As we indicated earlier in this decision we have no reason to depart from the factual findings on control that informed our February decision.
 A recent case in the United Kingdom based on the question of what constitutes material influence has been decided by their Competition Commission and there control was found to exist when the acquirer acquired only a 17% stake in the target firm. We examine that decision now to see why it does not alter our conclusions.
 First we consider our section 12(2) (g) which is linguistically similar to the English provision: In terms of section 12(2) (g) “A person controls a firm if that person has the ability to materially influence policy of the firm in a manner comparable to a person who, in ordinary commercial practice, can exercise an element of control referred to in paragraphs (a) to (f).”
 In the UK case, the Competition Commission had had referred to it by the Secretary of State for Trade and Industry, a merger in which British Sky Broadcasting Group (BSkyB) took a stake of 17,9 % in rival ITV Plc. It is thus a stake analogous to the 18, 17% financial stake Primedia will indirectly own in Kaya.
 A threshold issue for the Commission to decide was whether a relevant merger situation had been created. Under section 23 of the Enterprise Act, a merger situation is created when two or more enterprises cease to be distinct. Under section 26(1) they cease to be distinct when they are brought under common ownership and common control. Under section 26(3):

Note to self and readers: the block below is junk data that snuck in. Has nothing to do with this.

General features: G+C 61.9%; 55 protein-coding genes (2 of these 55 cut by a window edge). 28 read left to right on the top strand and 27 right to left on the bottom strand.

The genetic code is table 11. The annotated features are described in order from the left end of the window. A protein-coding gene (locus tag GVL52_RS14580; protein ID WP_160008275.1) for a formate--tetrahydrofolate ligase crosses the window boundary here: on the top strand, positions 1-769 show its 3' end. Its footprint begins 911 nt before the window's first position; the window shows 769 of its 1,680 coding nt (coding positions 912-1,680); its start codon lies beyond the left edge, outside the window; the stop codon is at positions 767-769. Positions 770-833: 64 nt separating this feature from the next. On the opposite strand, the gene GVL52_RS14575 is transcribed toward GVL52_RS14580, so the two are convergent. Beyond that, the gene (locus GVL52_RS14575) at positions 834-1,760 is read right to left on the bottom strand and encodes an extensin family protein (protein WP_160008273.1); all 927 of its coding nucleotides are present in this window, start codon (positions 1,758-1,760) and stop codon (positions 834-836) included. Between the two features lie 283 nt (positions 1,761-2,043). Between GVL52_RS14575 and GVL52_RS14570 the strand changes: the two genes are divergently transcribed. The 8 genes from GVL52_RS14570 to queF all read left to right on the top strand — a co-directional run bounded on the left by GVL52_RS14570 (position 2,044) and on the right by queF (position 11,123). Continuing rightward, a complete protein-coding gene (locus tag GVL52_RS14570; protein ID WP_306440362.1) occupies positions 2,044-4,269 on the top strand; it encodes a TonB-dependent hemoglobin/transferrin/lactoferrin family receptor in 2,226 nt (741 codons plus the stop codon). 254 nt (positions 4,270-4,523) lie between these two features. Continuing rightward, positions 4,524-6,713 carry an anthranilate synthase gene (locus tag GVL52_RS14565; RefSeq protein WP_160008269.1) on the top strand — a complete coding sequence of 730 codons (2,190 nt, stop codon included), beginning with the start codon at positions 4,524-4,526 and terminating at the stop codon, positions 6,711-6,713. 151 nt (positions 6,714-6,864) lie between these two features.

“A person or group of persons, able directly or indirectly, to control or materially to influence the policy of a body corporate, or the policy of any person in carrying on an enterprise but without having a controlling interest in that body corporate or in that enterprise, may, for the purpose of subsections (1) and (2) be treated as having control over it.”
 The English test of material influence is similar to our own. On what basis did they find control when we had not? BSky B is interesting because the UK Commission found that BSkyB had acquired “material influence” over ITV, despite its very low stake. But in its analysis the Commission relied on two factors not present in the matter before us; They found that after examining voting records of ITV, a publicly held company, that a shareholder with 17% could have a sufficient majority to constitute at least 25% plus one of the voting quorum present, and thus could block a special resolution
That it was the largest shareholder in the company and was very large relative to the size of the next largest shareholder at just more than 5 %, and the next, three with just over 3%.71
 Neither of these factors is present in this transaction. Nail is not the largest shareholder; it is joint second behind Thebe which has 45, 2%. Its stake at 24, 9% is insufficient on its own to block a special resolution (presumably why it was set where it was) and given that this is a private company with four shareholders, shareholder apathy is unlikely to be a factor at general meetings.
 Note that the conclusion in BSkyB is in any event reported to be on appeal.72 But even if the decision is upheld, and we agree in any event with the reasoning, that case is distinguishable on the facts from the one in casu, and hence we have no reason to alter our previous decision on control.